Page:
Over time, maxing out tax-advantaged accounts, investing in cash flowing real estate, tax loss harvesting, and choosing tax efficient investments can really add up. John and Rebecca noted that they feel their wealth is now growing faster than ever since they have reduced a significant amount of tax drag while applying their income to tax-efficient investment vehicles.

Tax Planning and Projection Tool

Frequently Asked Questions

Can I deduct my mortgage interest payments as a form of tax reduction?

ANSWER: Yes, mortgage interest on up to $750,000 of loans taken after Dec 15, 2017 can be deducted as an itemized deduction. This used to be $1 million limit but changed with the tax code overhaul.


What are some examples of qualified dividends?

ANSWER: Many blue chip stocks like Microsoft, Johnson & Johnson, Coca-Cola, Visa, and Procter & Gamble pay qualified dividends that fall under capital gains rates if held over 60 days.


When should I start contributing to retirement accounts?

ANSWER: As early as possible. Even if in a lower tax bracket now, tax-deferred growth over decades can add up substantially to set you up well for retirement. Use IRAs if no access to 401(k) at work.


Can I deduct my kid's college tuition payments?

ANSWER: Up to $4,000 in tuition payments for each eligible child can be deducted annually on your taxes as part of the Lifetime Learning Credit, subject to income limits. Consult IRS Publication 970 for specifics.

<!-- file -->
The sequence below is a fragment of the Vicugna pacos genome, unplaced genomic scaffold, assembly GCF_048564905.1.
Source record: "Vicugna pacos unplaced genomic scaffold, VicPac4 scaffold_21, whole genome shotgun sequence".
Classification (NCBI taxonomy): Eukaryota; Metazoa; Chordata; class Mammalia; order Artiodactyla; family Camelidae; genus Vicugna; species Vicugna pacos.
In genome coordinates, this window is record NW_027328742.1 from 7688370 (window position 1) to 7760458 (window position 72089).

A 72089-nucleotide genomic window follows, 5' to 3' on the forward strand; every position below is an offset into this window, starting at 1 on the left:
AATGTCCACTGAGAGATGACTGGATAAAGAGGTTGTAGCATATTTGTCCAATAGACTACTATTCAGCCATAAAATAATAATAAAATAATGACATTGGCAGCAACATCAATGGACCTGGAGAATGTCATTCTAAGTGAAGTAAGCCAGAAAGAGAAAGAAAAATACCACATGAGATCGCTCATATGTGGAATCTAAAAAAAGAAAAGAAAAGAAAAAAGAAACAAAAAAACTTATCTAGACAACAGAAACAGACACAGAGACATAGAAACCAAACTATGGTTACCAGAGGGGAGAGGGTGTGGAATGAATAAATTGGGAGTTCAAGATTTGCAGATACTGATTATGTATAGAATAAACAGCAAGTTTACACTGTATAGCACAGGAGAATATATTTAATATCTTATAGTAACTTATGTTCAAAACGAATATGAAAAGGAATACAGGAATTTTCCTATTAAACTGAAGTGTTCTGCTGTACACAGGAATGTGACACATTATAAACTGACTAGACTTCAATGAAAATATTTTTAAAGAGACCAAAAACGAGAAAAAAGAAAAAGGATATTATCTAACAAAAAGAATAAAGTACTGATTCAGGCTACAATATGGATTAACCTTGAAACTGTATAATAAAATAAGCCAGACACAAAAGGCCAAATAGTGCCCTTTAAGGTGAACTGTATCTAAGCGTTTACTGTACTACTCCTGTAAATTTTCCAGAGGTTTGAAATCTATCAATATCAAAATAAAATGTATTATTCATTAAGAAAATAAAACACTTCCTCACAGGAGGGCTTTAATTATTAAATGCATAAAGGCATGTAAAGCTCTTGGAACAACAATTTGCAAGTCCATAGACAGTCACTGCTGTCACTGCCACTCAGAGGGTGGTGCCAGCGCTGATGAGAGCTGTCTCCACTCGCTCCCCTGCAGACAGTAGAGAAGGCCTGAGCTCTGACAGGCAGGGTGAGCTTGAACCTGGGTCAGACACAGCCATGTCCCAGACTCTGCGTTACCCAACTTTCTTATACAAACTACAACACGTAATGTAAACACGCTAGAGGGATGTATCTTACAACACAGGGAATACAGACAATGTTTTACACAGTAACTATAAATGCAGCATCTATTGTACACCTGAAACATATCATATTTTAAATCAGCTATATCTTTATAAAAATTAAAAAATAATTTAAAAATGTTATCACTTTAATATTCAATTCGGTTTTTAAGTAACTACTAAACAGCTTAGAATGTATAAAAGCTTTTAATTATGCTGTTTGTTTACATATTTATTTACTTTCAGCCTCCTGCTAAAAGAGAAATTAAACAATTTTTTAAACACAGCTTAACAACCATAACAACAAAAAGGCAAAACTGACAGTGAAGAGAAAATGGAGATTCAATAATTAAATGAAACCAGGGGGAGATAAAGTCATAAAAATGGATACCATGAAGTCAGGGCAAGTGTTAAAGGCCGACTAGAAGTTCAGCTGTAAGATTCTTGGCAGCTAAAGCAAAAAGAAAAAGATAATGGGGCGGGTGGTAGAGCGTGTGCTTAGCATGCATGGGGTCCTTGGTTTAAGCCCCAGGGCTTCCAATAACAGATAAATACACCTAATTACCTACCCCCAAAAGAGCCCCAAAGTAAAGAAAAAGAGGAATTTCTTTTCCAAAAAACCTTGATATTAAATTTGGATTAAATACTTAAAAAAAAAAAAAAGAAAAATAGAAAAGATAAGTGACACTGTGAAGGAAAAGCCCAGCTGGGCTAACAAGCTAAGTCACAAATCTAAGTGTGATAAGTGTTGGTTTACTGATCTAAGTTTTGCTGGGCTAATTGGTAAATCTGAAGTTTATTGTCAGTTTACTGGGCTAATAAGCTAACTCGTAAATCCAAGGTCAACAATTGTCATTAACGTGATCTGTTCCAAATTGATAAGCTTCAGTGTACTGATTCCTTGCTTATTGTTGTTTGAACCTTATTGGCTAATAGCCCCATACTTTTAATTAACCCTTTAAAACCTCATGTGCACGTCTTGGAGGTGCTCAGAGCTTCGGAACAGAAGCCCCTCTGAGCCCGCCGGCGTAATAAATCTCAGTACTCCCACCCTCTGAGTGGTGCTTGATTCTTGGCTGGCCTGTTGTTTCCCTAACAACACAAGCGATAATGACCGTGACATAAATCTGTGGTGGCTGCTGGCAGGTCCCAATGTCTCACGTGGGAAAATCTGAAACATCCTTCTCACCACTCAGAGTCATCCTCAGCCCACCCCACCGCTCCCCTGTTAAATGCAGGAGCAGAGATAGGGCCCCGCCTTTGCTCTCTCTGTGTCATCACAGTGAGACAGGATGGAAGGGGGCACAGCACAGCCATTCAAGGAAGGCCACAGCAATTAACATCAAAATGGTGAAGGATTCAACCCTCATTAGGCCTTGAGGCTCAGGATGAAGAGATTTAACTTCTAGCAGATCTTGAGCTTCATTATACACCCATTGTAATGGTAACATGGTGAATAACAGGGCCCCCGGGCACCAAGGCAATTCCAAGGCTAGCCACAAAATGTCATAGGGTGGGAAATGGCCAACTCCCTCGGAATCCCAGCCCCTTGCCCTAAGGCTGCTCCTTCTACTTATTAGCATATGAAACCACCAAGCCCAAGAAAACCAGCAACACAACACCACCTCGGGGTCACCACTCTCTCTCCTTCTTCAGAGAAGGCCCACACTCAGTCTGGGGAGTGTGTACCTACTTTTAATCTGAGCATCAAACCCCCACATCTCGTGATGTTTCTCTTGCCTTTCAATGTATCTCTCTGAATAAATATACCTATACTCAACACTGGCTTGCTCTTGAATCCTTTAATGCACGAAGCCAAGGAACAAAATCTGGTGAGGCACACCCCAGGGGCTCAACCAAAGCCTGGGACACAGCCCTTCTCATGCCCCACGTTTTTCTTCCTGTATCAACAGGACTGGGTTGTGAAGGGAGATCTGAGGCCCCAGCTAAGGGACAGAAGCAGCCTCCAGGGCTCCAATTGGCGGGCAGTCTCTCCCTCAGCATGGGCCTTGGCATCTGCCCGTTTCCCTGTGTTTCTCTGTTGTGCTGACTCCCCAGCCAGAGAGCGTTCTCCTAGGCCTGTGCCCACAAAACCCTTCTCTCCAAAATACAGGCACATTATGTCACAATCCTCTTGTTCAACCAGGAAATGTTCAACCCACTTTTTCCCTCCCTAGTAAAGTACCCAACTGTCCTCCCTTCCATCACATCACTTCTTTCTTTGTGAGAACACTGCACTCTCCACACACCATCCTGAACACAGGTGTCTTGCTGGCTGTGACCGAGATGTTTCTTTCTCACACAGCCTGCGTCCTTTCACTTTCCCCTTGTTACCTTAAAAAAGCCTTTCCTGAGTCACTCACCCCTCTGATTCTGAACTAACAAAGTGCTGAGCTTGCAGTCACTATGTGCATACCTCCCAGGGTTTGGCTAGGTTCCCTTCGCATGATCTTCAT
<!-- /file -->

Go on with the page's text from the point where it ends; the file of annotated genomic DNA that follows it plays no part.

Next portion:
I have substantial stock losses this year. How much can I deduct against ordinary income?

ANSWER: Up to $3,000 in net capital losses can be used to offset ordinary income annually. Remaining losses carry forward to future tax years indefinitely. No time limit to use them up!


Bringing It All Together - High Income Tax Reduction Strategies

Effectively managing taxes for high-income earners necessitates meticulous planning. Leveraging legal deductions, credits, tax-deferred accounts, property depreciation, and tax loss harvesting can substantially alleviate your tax burden. At United Tax, we specialize in mapping out comprehensive long-term strategies that could potentially save you hundreds of thousands over your career.

Interested in reducing your tax liability? It all starts with a tax projection, laying the groundwork for a strategic tax plan. With United Tax's free tax projection tool, you can estimate your taxes and gain invaluable insights into minimizing your tax burden. Take a proactive and strategic approach to your planning. The tax code offers opportunities for those who diligently seek them out. Let us help you navigate these avenues and optimize your tax strategy.